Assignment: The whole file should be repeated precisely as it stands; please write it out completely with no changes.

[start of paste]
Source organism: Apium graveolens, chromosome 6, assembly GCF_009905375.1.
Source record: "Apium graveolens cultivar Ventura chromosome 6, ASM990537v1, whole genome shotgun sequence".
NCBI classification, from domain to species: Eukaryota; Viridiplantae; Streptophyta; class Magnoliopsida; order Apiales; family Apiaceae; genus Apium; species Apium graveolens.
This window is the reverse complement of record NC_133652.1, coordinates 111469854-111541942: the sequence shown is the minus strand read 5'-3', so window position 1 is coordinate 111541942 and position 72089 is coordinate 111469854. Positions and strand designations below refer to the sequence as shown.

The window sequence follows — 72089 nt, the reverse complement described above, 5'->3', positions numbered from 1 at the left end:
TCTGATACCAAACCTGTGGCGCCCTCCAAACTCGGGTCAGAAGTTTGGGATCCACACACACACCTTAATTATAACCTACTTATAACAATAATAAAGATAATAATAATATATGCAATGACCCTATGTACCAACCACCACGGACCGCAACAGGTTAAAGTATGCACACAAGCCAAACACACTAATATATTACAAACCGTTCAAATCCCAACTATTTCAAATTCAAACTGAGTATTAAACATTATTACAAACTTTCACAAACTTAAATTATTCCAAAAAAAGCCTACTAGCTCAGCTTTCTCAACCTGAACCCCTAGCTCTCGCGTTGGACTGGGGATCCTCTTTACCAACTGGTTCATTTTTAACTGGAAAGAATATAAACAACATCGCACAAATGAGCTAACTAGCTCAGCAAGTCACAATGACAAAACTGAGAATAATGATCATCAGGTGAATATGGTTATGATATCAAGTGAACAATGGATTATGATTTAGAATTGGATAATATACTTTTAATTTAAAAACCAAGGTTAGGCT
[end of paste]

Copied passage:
Source organism: Apium graveolens, chromosome 6, assembly GCF_009905375.1.
Source record: "Apium graveolens cultivar Ventura chromosome 6, ASM990537v1, whole genome shotgun sequence".
NCBI classification, from domain to species: Eukaryota; Viridiplantae; Streptophyta; class Magnoliopsida; order Apiales; family Apiaceae; genus Apium; species Apium graveolens.
This window is the reverse complement of record NC_133652.1, coordinates 111469854-111541942: the sequence shown is the minus strand read 5'-3', so window position 1 is coordinate 111541942 and position 72089 is coordinate 111469854. Positions and strand designations below refer to the sequence as shown.

The window sequence follows — 72089 nt, the reverse complement described above, 5'->3', positions numbered from 1 at the left end:
TCTGATACCAAACCTGTGGCGCCCTCCAAACTCGGGTCAGAAGTTTGGGATCCACACACACACCTTAATTATAACCTACTTATAACAATAATAAAGATAATAATAATATATGCAATGACCCTATGTACCAACCACCACGGACCGCAACAGGTTAAAGTATGCACACAAGCCAAACACACTAATATATTACAAACCGTTCAAATCCCAACTATTTCAAATTCAAACTGAGTATTAAACATTATTACAAACTTTCACAAACTTAAATTATTCCAAAAAAAGCCTACTAGCTCAGCTTTCTCAACCTGAACCCCTAGCTCTCGCGTTGGACTGGGGATCCTCTTTACCAACTGGTTCATTTTTAACTGGAAAGAATATAAACAACATCGCACAAATGAGCTAACTAGCTCAGCAAGTCACAATGACAAAACTGAGAATAATGATCATCAGGTGAATATGGTTATGATATCAAGTGAACAATGGATTATGATTTAGAATTGGATAATATACTTTTAATTTAAAAACCAAGGTTAGGCT